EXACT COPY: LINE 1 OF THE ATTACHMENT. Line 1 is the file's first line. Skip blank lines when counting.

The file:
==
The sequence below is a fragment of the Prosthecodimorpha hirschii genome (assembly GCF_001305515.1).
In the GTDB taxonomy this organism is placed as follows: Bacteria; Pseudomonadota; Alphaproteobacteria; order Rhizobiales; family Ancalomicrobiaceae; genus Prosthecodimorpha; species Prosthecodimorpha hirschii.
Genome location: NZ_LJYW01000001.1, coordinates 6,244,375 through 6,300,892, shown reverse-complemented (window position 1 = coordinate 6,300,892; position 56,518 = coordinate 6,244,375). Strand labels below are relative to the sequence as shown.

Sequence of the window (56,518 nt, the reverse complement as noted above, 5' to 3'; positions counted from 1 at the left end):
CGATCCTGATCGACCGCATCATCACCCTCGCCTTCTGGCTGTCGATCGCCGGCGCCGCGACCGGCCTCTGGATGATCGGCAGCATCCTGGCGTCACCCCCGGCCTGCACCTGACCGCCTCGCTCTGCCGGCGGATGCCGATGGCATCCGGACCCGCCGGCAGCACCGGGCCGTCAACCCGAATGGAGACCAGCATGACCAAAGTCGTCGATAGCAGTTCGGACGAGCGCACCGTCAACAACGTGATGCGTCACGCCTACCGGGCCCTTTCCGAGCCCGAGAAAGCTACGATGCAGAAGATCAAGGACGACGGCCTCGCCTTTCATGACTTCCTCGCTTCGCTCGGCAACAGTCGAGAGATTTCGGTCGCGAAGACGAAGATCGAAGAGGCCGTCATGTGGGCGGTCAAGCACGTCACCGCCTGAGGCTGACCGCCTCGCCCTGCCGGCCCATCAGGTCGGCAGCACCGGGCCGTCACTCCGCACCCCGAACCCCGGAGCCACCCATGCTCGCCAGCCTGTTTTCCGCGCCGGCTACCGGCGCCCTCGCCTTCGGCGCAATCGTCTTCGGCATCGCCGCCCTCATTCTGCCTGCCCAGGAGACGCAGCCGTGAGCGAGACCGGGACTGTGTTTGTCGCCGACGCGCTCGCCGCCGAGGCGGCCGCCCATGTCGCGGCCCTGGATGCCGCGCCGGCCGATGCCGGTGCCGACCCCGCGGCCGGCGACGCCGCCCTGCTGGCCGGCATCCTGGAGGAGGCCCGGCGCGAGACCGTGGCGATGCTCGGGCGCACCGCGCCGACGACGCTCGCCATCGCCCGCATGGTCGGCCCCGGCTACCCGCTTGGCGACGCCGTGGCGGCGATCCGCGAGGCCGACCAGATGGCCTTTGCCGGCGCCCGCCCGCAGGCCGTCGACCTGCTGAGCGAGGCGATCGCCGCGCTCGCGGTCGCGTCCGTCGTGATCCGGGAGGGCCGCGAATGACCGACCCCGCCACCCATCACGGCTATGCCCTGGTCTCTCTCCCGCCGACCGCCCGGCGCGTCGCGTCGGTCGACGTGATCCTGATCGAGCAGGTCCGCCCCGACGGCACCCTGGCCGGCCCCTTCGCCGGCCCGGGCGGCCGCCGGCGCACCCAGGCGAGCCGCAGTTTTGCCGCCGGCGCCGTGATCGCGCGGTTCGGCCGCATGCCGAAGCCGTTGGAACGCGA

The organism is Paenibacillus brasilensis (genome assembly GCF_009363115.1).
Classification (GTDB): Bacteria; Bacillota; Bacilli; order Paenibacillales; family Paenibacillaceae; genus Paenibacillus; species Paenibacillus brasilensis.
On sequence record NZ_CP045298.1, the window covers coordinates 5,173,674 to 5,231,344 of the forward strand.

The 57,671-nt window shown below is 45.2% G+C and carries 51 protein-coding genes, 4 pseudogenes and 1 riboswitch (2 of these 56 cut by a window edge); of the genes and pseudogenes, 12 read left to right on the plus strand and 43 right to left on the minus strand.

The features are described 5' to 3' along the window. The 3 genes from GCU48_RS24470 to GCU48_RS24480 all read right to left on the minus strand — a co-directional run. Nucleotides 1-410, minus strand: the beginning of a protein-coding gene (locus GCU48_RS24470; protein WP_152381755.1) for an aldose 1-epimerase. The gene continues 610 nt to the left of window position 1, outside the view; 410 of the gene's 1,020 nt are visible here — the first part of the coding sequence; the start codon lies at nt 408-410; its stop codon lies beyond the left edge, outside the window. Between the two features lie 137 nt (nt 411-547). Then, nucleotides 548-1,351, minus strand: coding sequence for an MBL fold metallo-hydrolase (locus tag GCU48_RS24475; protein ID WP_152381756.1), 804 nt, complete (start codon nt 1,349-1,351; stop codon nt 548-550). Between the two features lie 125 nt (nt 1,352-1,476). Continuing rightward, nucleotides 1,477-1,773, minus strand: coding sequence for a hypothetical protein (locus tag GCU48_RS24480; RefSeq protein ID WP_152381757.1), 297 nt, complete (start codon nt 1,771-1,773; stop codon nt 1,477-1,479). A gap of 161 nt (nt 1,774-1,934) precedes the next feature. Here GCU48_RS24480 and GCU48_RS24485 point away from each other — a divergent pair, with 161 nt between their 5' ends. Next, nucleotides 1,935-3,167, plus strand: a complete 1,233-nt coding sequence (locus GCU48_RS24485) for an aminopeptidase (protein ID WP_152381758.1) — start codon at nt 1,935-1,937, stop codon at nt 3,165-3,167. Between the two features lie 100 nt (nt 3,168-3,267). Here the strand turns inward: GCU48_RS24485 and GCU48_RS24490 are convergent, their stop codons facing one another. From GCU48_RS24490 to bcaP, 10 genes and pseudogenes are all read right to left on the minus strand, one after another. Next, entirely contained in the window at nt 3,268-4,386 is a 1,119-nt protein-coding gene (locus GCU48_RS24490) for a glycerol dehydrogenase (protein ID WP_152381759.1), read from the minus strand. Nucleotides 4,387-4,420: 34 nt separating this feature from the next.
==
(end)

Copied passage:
The sequence below is a fragment of the Prosthecodimorpha hirschii genome (assembly GCF_001305515.1).